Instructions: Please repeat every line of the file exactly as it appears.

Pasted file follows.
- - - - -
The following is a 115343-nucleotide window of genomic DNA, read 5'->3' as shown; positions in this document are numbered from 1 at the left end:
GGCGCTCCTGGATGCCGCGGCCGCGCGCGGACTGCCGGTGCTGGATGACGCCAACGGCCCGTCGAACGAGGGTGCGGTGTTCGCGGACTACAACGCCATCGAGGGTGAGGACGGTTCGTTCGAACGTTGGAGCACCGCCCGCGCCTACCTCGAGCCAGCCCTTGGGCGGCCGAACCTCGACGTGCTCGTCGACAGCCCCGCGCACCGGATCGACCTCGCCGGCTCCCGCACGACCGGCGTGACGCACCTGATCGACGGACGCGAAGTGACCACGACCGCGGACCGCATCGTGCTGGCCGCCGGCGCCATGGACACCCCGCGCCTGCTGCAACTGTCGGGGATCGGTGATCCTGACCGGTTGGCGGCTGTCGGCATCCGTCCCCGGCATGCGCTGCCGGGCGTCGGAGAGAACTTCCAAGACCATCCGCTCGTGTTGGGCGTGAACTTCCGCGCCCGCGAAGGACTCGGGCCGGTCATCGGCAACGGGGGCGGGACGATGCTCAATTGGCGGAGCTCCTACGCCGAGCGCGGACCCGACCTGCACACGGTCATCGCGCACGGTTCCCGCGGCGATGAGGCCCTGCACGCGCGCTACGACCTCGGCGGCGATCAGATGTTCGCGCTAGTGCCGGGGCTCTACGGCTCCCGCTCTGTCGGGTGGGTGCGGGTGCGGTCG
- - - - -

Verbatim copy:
The following is a 115343-nucleotide window of genomic DNA, read 5'->3' as shown; positions in this document are numbered from 1 at the left end:
GGCGCTCCTGGATGCCGCGGCCGCGCGCGGACTGCCGGTGCTGGATGACGCCAACGGCCCGTCGAACGAGGGTGCGGTGTTCGCGGACTACAACGCCATCGAGGGTGAGGACGGTTCGTTCGAACGTTGGAGCACCGCCCGCGCCTACCTCGAGCCAGCCCTTGGGCGGCCGAACCTCGACGTGCTCGTCGACAGCCCCGCGCACCGGATCGACCTCGCCGGCTCCCGCACGACCGGCGTGACGCACCTGATCGACGGACGCGAAGTGACCACGACCGCGGACCGCATCGTGCTGGCCGCCGGCGCCATGGACACCCCGCGCCTGCTGCAACTGTCGGGGATCGGTGATCCTGACCGGTTGGCGGCTGTCGGCATCCGTCCCCGGCATGCGCTGCCGGGCGTCGGAGAGAACTTCCAAGACCATCCGCTCGTGTTGGGCGTGAACTTCCGCGCCCGCGAAGGACTCGGGCCGGTCATCGGCAACGGGGGCGGGACGATGCTCAATTGGCGGAGCTCCTACGCCGAGCGCGGACCCGACCTGCACACGGTCATCGCGCACGGTTCCCGCGGCGATGAGGCCCTGCACGCGCGCTACGACCTCGGCGGCGATCAGATGTTCGCGCTAGTGCCGGGGCTCTACGGCTCCCGCTCTGTCGGGTGGGTGCGGGTGCGGTCG